Fourth Amendment to the United States Constitution
The Fourth Amendment (Amendment IV) is an amendment to the United States Constitution and part of the Bill of Rights. It prohibits unreasonable searches and seizures and requires any warrant to be judicially sanctioned and supported by probable cause. It was adopted in response to the abuse of the writ of assistance, a type of general search warrant issued by the British Government and a major source of tension in pre-Revolutionary America. The Fourth Amendment was introduced in Congress in 1789 by James Madison, along with the other amendments in the Bill of Rights, in response to Anti-Federalist objections to the new Constitution. Congress proposed the amendment to the states on September 28, 1789, and by December 15, 1791, the necessary three-quarters of the states had ratified it. Secretary of State Thomas Jefferson announced the adoption of the amendment on March 1, 1792.
Because the Bill of Rights did not initially apply to the states, and federal criminal investigations were less common in the first century of the nation's history, there is little significant case law for the Fourth Amendment before the 20th century. The amendment was held to apply to the states in Wolf v. Colorado (1949).
Under the Fourth Amendment, search and seizure (including arrest) should be limited in scope according to specific information supplied to the issuing court, usually by a law enforcement officer who has sworn by it. Fourth Amendment case law deals with three central questions: what government activities constitute "search" and "seizure"; what constitutes probable cause for these actions; and how violations of Fourth Amendment rights should be addressed. Early court decisions limited the amendment's scope to a law enforcement officer's physical intrusion onto private property, but with Katz v. United States (1967), the US Supreme Court held that its protections extended to the privacy of individuals as well as physical locations. Law enforcement requires a warrant for most search and seizure activities, but the Court has defined a series of exceptions for consent searches, motor vehicle searches, evidence in plain view, exigent circumstances, border searches, and other situations.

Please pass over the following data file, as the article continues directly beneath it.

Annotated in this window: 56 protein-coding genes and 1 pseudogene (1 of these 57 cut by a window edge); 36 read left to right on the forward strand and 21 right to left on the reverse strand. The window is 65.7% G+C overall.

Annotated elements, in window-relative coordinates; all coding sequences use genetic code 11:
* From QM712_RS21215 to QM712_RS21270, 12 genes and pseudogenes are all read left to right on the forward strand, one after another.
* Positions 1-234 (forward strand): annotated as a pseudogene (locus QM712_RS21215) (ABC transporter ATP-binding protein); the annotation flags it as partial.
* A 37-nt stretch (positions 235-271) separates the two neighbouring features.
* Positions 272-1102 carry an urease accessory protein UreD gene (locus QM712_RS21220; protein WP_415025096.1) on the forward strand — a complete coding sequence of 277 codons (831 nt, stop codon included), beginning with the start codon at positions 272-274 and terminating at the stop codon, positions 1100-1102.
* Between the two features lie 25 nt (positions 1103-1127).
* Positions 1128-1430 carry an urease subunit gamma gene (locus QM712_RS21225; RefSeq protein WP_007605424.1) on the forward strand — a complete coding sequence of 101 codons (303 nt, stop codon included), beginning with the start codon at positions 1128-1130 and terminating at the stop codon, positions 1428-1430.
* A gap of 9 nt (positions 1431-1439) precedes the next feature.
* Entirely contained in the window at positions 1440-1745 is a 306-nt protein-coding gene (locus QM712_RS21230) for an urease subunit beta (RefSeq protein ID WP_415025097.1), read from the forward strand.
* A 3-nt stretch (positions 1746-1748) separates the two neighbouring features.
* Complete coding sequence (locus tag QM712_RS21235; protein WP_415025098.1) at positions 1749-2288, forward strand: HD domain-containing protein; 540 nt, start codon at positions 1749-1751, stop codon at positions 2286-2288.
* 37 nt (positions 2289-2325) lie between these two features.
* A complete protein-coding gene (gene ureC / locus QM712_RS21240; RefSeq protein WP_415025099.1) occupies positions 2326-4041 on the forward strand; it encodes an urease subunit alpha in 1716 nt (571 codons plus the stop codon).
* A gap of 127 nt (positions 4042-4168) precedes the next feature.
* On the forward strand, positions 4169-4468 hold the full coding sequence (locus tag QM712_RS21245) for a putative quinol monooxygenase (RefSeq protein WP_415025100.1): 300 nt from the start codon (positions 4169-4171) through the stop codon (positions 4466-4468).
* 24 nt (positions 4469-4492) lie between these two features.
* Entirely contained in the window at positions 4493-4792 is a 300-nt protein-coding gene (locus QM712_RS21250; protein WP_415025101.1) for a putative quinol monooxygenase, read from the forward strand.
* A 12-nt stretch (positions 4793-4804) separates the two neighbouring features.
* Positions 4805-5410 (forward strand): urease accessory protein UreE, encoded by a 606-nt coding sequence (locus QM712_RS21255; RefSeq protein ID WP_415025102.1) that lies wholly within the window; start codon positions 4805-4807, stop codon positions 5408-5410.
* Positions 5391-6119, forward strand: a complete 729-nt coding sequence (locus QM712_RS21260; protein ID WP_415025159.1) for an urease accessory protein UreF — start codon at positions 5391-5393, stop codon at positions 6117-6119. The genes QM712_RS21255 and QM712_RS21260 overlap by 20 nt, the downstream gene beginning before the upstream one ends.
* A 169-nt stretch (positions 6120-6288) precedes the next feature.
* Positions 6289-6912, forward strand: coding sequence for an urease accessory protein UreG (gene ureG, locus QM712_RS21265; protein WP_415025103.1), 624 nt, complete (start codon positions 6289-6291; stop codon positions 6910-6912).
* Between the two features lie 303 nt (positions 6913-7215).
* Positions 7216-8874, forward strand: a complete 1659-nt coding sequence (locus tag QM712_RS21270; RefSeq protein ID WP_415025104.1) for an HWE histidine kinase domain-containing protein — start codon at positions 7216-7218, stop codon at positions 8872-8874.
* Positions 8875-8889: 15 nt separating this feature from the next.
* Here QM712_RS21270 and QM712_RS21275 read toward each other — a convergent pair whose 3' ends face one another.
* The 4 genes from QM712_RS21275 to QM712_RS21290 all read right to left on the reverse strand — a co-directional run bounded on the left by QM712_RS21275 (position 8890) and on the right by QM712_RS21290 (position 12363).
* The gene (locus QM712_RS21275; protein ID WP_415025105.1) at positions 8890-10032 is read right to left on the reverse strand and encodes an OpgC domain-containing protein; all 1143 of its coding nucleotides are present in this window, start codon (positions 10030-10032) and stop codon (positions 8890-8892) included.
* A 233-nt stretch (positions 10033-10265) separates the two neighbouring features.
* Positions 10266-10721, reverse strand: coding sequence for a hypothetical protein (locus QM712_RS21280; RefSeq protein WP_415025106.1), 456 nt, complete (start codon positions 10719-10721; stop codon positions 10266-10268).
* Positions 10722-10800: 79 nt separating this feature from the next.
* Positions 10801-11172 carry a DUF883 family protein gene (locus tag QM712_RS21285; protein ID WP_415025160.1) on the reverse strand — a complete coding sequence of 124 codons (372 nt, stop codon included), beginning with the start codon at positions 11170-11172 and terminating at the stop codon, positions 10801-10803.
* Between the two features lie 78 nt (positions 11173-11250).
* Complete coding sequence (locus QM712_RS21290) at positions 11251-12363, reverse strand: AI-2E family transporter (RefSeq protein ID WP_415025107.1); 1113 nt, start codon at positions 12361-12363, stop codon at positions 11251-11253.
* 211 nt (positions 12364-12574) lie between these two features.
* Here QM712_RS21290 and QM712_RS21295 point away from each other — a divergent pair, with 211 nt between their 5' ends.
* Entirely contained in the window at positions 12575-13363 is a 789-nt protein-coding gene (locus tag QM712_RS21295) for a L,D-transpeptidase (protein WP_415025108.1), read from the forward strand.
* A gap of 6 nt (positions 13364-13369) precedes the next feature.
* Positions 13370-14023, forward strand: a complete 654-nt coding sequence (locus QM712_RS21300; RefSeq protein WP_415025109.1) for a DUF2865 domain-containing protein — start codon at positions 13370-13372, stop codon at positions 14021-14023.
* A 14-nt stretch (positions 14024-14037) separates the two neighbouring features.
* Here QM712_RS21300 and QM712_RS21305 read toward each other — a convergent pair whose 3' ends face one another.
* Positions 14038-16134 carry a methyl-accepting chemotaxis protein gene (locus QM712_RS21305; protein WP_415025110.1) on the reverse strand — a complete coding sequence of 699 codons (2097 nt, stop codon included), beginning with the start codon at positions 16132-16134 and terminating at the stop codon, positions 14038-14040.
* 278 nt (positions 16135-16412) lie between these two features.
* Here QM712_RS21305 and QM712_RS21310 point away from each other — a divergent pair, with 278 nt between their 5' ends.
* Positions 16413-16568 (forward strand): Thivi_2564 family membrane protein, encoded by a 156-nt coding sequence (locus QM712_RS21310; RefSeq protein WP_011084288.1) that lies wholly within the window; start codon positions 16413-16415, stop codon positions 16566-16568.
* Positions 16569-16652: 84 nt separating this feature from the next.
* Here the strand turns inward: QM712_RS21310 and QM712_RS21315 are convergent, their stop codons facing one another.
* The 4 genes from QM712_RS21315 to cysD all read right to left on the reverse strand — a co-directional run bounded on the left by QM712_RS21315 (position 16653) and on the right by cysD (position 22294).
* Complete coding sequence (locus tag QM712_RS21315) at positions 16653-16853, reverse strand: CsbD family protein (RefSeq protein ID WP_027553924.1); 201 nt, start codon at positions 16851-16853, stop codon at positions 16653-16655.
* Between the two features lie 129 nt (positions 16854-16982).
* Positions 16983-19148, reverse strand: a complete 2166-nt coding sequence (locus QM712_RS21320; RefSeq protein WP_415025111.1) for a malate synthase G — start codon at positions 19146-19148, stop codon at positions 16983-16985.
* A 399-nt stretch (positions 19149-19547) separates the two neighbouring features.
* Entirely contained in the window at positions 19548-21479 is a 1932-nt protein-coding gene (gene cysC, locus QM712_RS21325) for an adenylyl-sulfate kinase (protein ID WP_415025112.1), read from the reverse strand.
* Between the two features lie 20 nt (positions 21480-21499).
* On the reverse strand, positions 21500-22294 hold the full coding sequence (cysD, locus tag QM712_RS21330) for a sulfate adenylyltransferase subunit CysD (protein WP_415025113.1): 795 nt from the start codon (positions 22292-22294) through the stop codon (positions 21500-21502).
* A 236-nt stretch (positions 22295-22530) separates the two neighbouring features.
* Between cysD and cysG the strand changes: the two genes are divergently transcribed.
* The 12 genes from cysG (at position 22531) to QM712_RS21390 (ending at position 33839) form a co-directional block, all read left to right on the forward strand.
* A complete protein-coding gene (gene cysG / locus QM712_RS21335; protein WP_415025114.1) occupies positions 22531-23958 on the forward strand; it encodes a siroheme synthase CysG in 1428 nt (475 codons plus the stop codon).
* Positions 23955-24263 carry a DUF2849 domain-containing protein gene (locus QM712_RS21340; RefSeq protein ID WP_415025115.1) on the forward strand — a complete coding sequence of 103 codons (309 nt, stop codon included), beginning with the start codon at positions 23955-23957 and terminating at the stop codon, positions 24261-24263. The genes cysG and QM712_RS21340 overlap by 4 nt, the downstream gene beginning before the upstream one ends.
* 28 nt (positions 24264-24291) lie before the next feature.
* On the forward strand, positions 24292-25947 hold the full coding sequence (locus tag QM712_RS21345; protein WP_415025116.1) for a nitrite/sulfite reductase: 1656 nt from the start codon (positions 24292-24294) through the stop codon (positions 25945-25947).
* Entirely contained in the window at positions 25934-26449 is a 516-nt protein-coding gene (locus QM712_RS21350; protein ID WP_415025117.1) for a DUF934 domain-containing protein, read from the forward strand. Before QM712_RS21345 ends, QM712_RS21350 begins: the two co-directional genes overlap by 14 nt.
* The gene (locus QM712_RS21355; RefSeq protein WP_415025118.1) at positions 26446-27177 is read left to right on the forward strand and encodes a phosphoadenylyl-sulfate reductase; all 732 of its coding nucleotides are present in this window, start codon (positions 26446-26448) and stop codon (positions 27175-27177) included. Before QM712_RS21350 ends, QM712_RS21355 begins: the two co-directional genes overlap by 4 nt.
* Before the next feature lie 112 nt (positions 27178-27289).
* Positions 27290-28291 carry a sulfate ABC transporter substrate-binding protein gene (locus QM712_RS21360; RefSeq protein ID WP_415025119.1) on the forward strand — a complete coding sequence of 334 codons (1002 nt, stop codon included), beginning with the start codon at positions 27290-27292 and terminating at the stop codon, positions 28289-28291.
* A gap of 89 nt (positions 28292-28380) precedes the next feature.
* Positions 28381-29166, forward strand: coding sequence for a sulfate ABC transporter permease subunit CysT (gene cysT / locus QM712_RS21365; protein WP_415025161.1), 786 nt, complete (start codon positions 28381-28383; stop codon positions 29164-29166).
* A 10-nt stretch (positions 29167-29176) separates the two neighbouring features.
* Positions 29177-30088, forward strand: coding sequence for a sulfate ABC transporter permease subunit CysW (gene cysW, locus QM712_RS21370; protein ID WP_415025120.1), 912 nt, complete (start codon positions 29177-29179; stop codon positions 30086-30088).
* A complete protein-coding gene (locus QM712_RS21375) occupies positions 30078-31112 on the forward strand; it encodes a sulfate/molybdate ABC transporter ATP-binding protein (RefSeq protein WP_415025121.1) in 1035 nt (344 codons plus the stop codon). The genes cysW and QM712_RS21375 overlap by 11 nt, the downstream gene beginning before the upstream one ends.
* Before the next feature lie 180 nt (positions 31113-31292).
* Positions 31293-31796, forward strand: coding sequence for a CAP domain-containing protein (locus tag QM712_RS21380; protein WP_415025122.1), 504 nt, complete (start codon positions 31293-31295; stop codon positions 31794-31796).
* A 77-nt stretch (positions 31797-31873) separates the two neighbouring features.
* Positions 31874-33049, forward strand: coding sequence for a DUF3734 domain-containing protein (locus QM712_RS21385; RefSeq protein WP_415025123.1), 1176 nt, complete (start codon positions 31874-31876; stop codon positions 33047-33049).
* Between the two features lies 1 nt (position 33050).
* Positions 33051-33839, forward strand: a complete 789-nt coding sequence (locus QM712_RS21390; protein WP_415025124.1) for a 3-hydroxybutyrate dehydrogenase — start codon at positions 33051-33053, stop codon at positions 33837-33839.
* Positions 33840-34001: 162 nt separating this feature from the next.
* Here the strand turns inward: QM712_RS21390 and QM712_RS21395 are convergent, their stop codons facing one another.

The amendment is enforced by the exclusionary rule. Established by Weeks v. United States (1914), this rule holds that evidence obtained through a Fourth Amendment violation is generally inadmissible at criminal trials. Evidence discovered as a later result of an illegal search may also be inadmissible as "fruit of the poisonous tree" unless it would have inevitably been discovered by legal means.
Posted: Monday, September 9, 2013 9:02 pm
Updated: 10:22 pm, Mon Sep 9, 2013.
WASHINGTON (AP) — Newly disclosed U.S. government files provide a rare, inside look into the government practice of searching laptop computers and other electronic devices at the border without having to show reasonable suspicion or obtain a judge's approval.
The records were turned over as part of court settlement between the government and David House, a young computer programmer whose advocacy work with the Bradley Manning Support Network landed him on a government watch list. According to his file, agents waited for months for him to leave the country, so they could seize his laptop upon his return at the border. They finally had their opportunity when he took a vacation in Mexico. They held his laptop for weeks before returning it, and acknowledged a year later that he had committed no crime.
The ACLU says the documents suggest federal investigators are using border crossings to investigate Americans in a way that would otherwise violate the Fourth Amendment. The government declined to discuss the case.
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Monday, September 9, 2013 9:02 pm.
Updated: 10:22 pm.